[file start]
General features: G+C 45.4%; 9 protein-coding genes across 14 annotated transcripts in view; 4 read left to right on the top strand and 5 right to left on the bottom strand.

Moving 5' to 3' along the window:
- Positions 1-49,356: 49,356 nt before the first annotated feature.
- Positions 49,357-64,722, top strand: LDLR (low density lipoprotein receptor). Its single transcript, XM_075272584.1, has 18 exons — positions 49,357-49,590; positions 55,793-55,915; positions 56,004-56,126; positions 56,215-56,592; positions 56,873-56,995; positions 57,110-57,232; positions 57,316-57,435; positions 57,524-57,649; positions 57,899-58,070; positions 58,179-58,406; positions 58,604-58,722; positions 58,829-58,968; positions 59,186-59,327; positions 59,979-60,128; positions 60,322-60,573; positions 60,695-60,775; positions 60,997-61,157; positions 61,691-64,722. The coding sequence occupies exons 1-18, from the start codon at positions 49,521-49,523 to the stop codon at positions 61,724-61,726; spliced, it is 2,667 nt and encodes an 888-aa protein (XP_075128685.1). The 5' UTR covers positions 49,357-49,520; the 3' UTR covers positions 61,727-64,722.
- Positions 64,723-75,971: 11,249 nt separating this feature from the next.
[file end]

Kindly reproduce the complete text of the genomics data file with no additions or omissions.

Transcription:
General features: G+C 45.4%; 9 protein-coding genes across 14 annotated transcripts in view; 4 read left to right on the top strand and 5 right to left on the bottom strand.

Moving 5' to 3' along the window:
- Positions 1-49,356: 49,356 nt before the first annotated feature.
- Positions 49,357-64,722, top strand: LDLR (low density lipoprotein receptor). Its single transcript, XM_075272584.1, has 18 exons — positions 49,357-49,590; positions 55,793-55,915; positions 56,004-56,126; positions 56,215-56,592; positions 56,873-56,995; positions 57,110-57,232; positions 57,316-57,435; positions 57,524-57,649; positions 57,899-58,070; positions 58,179-58,406; positions 58,604-58,722; positions 58,829-58,968; positions 59,186-59,327; positions 59,979-60,128; positions 60,322-60,573; positions 60,695-60,775; positions 60,997-61,157; positions 61,691-64,722. The coding sequence occupies exons 1-18, from the start codon at positions 49,521-49,523 to the stop codon at positions 61,724-61,726; spliced, it is 2,667 nt and encodes an 888-aa protein (XP_075128685.1). The 5' UTR covers positions 49,357-49,520; the 3' UTR covers positions 61,727-64,722.
- Positions 64,723-75,971: 11,249 nt separating this feature from the next.